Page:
During his AAA time in 2016, he was much more steady this year with the leg lift, and that was the best time to evaluate what he could do at his best delivery. He comes over the top with a very high 3/4 arm slot, nearly direct overhand.

He tucks his hip just a touch to allow that high arm slot to have just a hair of deception.


Jackson’s calling card pitch coming into his draft season was his big fastball. He’s really not gained much to it, but moving into the bullpen has allowed the pitch to add a tick or two of velocity.

The fastball gets good plane from his high arm slot, but he doesn’t get a lot of movement on the pitch low in the zone. However, if he moves that fastball up in the zone, he does get some excellent arm side movement on the fastball, especially when the ball is roughly waist-high on a hitter.

He can run the fastball into triple digits out of the bullpen, operating most often around 96-97 as a reliever with the pitch.

His second pitch out of the bullpen is a curve, and that curve has been the big issue with his delivery issues. He gets very good spin on the pitch with a 1-7 action. When his delivery is on, he throws a tight spinning curve that sits 78-80 MPH and has a hard bite from the upper thigh to the upper shin in movement.

The issue with the curve is that it gets very loopy when he starts getting his leg lift off. The velocity also varies tremendously in that.

Jackson also mixes in a change up, but it is definitely a “show me” pitch that is best used low in the zone. He has thrown a total of 20 changes with over 350 total pitches in the major leagues.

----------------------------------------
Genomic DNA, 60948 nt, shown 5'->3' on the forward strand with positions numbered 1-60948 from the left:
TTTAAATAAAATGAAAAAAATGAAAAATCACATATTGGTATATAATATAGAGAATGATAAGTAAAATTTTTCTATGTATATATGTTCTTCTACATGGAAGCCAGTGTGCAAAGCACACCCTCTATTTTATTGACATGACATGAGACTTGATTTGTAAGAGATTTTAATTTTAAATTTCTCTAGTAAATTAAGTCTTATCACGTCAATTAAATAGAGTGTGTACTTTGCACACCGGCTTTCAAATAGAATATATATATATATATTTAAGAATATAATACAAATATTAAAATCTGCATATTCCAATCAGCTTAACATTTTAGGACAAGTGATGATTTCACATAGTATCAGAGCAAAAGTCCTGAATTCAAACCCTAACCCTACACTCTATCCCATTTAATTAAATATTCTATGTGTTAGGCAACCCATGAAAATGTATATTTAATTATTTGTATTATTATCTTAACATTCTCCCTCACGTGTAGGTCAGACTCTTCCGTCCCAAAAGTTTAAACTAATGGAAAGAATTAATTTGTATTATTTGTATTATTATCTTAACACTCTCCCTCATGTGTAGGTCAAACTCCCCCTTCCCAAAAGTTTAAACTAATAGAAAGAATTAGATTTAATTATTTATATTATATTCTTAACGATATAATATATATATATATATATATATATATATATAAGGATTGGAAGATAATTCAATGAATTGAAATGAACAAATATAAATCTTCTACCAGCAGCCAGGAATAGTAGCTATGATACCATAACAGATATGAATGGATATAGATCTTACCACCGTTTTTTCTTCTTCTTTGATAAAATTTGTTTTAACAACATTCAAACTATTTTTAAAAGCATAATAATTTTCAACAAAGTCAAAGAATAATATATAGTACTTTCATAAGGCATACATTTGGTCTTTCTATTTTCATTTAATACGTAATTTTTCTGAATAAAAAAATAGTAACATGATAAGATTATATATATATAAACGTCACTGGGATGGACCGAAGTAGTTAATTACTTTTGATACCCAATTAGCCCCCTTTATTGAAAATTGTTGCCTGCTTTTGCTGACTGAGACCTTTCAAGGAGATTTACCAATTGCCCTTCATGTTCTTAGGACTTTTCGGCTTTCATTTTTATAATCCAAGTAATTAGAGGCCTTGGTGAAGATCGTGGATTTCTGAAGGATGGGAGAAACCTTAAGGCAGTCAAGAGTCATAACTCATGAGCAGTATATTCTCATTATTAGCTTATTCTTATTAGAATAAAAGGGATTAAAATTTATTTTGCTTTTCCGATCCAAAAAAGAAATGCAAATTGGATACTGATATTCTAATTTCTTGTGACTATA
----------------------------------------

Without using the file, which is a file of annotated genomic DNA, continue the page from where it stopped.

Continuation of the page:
Future Outlook

What I find that is very interesting is when I went looking for a guy currently pitching in the majors with a similar build, similar pitches, and similar style to Jackson, I found the best match was actually a guy from his own draft class.

Tyler Thornburg, much like Jackson, had his ups and downs as a starter, though he did have a bit more success, but he also had multiple seasons in rookie leagues to hone his craft rather than being thrown directly into full-season ball.

With a very similar pitch mix, size, and even similar curve break, Thornburg and Jackson make a very good comp. Thornburg was moved to relief earlier in his career than Jackson, and therefore has made his jump to the majors quicker, but I do believe that you could see similar success in 2017 as what you saw for Thornburg in 2016 for the Brewers.

I would be surprised if Jackson isn’t in the Atlanta bullpen when the season opens, though the team has been taking guys like Jackson and working with their mechanics to clean them up (Toussaint and Newcomb were great examples of this last year), so it could be a thing where Jackson opens in AAA working on his mechanics and makes a quick jump to the majors once he’s comfortable in his new delivery.

Jackson did spend enough time in the major leagues in 2015 and 2016 to have burned through his rookie eligibility, so he won’t be on any prospect lists for the Braves, but if you are interested, keep your eyes open for an upcoming list in January with an update on the top 100!

This article originally appeared on